The works of painter Roger Kizik, on display at the Dedee Shattuck Gallery, are unabashedly bold in choice of color, gesture and texture. There is a macho athleticism sometimes inherent in his technique - and that should not be misunderstood as a pejorative - that often involves working on unstretched canvases directly on the floor, pouring and manipulating watered-down acrylics in the fashion of the action painters of old.
Kizik, who lives in the coastal farming (and increasingly suburban) community of South Dartmouth, Mass., has a strong affinity for the ocean, and although his paintings often present a seaside theme, they arise above marine kitsch by power of a well-honed draftsmanship, as well as an unblinking and unapologetic use of actual nautical items such as seashells, rope and a fragment of a lobster trap. The objects adhered to the surfaces of some paintings often project out into the third-dimension, not unlike a Rauschenberg wall- mounted combine.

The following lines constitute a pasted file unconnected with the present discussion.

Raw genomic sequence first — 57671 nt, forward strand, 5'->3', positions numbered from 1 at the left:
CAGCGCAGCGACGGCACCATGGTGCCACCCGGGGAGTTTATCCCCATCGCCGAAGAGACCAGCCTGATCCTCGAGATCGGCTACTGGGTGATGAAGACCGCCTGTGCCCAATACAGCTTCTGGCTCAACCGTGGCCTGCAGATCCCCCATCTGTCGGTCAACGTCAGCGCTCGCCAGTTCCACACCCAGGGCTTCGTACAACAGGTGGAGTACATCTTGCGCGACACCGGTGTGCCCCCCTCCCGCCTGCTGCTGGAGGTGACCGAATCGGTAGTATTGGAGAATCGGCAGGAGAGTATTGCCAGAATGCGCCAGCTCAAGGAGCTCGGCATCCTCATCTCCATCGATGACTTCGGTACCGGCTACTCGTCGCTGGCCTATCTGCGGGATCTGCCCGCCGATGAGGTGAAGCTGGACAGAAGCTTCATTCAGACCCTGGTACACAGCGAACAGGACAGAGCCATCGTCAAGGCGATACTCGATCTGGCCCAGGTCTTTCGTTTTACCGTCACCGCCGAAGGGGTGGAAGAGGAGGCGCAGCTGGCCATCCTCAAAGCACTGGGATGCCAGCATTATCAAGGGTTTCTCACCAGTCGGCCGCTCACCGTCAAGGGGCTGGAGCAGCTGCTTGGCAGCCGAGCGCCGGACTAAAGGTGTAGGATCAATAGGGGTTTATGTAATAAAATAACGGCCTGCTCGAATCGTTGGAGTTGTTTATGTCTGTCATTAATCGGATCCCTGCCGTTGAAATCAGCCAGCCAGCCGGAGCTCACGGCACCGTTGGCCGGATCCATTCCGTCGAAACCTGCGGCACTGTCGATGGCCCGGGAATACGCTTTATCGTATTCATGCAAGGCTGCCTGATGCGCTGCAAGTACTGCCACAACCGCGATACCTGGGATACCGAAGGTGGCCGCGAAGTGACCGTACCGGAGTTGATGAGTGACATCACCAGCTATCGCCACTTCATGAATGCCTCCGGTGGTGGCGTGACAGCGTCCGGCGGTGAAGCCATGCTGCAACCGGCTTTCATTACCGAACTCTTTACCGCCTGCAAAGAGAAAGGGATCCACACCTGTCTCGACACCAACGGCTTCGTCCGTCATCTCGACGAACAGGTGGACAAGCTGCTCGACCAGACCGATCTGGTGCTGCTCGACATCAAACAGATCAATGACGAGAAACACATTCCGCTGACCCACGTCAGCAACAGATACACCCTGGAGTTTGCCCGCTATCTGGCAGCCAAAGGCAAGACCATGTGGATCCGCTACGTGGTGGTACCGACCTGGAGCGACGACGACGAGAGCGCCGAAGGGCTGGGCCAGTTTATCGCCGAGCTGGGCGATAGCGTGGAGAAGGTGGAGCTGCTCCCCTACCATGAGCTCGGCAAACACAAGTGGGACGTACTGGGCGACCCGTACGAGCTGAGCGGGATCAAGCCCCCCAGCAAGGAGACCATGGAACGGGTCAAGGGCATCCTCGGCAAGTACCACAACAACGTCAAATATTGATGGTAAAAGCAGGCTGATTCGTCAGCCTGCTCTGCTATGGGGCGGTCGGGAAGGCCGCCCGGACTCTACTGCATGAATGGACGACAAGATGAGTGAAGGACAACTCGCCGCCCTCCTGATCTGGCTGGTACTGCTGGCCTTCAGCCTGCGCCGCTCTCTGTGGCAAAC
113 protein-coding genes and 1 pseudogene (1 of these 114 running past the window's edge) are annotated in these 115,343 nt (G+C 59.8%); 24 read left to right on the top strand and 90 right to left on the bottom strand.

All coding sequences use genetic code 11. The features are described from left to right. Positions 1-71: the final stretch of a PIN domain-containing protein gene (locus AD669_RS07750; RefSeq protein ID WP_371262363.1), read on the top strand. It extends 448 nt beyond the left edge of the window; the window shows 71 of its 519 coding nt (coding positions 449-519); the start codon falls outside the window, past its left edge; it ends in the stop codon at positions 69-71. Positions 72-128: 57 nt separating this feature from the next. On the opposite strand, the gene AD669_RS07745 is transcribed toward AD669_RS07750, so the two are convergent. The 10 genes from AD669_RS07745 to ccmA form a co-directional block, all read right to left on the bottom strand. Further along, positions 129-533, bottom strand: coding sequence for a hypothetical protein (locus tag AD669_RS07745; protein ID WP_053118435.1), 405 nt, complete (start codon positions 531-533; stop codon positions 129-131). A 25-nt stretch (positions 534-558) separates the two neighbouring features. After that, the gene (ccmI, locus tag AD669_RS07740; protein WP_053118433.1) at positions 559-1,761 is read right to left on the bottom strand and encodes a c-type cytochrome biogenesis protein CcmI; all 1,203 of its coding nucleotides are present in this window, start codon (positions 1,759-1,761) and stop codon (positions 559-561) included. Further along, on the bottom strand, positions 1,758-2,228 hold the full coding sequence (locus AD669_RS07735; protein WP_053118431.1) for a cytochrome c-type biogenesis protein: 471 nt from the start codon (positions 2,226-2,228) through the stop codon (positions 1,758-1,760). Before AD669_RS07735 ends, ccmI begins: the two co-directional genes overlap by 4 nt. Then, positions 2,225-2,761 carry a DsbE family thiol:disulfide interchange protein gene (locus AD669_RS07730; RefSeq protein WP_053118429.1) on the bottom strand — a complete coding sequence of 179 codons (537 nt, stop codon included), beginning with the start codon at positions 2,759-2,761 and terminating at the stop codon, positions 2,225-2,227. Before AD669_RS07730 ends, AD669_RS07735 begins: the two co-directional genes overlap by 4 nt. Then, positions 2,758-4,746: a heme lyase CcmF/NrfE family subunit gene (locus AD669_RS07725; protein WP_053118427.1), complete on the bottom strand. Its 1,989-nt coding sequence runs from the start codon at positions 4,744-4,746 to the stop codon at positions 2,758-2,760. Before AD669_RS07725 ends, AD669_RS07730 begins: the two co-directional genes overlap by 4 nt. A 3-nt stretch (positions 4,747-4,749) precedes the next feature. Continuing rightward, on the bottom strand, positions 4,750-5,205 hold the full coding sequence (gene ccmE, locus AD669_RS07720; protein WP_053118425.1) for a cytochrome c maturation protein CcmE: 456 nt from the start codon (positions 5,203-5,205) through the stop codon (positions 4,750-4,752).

In his painting “Glock,” a heavy impasto of baby blue sky dabbed with streaks of Pepto-Bismol pink appears as thickly knife-spread and cloyingly sweet as a birthday cake icing. But that sweetness is shattered by the imagery below — a roughly drawn but strangely evocative trailer on a landscape of beach stone littered with an assortment of debris, much of which could be understood as a visual shorthand for the rubble of a certain kind of manliness: an empty liquor bottle, a broken hockey stick, an automobile tire and the protruding corner of a metal lobster trap. Most ominous of all is the unexplained presence of a Glock, America’s ubiquitous handgun of choice.
Kizik’s “Graveyard” sticks with the theme of nautical decay. Heavy- handed globs of forest and kelly greens suggest an overgrowth of untamed vegetation claiming an old and dilapidated cabin cruiser propped on boat stands. The boat stands are a cleverly collaged element, cut from thin sheets of aluminum. Nearby, a smaller boat lies on its side, belly exposed. Kizik has adhered real mollusk shells — scallop, oyster, quahog — to the surface of the painting, which in the hands of a less sure talent would appear clumsy or campy.”